The profligacy, draconian security and surveillance measures, and general contempt for ordinary citizens the Olympics bring seem more appropriate for a dictatorship than a dynamic Western democracy. That’s why we should hope the IOC takes a leaf out of FIFA’s playbook and holds future Games in repressive petrostates. For a start, the scrutiny of a major sporting tournament often puts pressure on repressive countries’ harsh laws. Ukraine’s soccer-fueled coming-out party was ruined by a Europe-wide ministerial boycott of the Euro 2012 matches it hosted this year, prompted by the jailing of former Prime Minister Yulia Timoshenko. Qatar will, in all likelihood, have to relax its views on public displays of homosexuality and alcohol consumption for the 2022 World Cup.

Conversely, the undesirable aspects of the Olympics are far better suited to countries that essentially have them in place already. Baku, Doha or Dubai – all bidding for the 2024 Games – would have no concerns about lavish budgets and would hardly have to beef up security beyond that of their extensive police states. Compared with competitors like New York or Paris, those cities would actually see an increase in international prestige and, with the right amenities, even tourism. The white elephants that plague most Olympic hosts are par for the course in the lands of half-empty resorts and half-finished skyscrapers.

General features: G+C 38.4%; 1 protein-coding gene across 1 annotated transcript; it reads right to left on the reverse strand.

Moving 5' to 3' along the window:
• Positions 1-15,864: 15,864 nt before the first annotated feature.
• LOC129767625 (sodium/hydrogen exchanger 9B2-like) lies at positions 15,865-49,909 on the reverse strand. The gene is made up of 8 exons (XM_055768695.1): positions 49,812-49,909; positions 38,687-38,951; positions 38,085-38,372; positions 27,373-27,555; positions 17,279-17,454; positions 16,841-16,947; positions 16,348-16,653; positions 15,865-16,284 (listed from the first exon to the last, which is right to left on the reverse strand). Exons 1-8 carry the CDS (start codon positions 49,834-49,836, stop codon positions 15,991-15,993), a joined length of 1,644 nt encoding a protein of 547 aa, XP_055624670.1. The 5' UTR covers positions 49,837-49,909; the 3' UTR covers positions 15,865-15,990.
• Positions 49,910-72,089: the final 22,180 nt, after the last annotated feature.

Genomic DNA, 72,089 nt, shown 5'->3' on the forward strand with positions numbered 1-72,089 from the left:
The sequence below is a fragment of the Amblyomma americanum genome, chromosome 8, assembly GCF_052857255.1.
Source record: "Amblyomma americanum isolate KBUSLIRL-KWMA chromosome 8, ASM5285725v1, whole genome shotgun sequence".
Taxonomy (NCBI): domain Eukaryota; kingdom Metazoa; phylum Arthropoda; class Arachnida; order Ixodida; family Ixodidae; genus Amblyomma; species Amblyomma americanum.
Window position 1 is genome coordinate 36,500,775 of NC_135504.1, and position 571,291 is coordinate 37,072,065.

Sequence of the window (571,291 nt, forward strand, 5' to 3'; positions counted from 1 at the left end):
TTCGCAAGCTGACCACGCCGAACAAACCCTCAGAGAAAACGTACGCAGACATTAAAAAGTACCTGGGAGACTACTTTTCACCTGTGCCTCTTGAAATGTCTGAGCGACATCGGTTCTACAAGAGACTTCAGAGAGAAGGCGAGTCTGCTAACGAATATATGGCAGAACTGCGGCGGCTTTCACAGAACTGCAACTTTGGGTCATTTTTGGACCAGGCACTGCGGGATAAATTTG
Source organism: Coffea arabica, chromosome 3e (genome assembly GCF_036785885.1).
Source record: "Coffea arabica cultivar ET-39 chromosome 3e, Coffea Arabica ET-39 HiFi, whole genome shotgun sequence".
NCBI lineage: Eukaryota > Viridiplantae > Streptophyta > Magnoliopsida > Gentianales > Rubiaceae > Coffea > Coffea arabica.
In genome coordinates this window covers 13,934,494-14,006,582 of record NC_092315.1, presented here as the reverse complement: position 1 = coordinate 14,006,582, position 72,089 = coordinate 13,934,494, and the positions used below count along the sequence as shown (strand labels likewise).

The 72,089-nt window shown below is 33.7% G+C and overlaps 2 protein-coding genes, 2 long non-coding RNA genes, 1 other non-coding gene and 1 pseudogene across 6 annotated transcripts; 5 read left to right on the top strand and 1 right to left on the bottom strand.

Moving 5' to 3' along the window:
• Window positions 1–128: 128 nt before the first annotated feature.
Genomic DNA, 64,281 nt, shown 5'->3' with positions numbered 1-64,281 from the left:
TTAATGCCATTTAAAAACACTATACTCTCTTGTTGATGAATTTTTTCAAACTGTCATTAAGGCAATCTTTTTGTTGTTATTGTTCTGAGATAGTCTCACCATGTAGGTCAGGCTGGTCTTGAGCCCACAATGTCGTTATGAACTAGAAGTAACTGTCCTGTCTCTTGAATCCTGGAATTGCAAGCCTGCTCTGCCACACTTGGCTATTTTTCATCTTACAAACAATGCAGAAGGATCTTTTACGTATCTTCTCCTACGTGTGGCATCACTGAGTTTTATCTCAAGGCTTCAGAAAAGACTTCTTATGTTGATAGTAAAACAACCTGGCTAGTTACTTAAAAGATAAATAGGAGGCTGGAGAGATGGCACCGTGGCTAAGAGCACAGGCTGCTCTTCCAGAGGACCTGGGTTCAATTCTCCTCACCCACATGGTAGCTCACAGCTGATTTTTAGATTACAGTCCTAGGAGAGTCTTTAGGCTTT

This isn’t to say the Olympics aren’t worth having – they can make even sports that nobody usually watches, like the discus or curling, magically fascinating once every four years. But they’re certainly not worth the chaos and budgetary millstones they create in the world’s capitals. Rather than bring the mountain to Mohammed, we should hope the Olympic curse restricts itself to cities that already share its Ozymandian dream.

13 comments

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Odd thing about the Olympics: one city after the next look to “outdo” the predecessor. Unfortunately, with each iteration, that requires additional spending towards… all the flash, glamour, and incident prevention.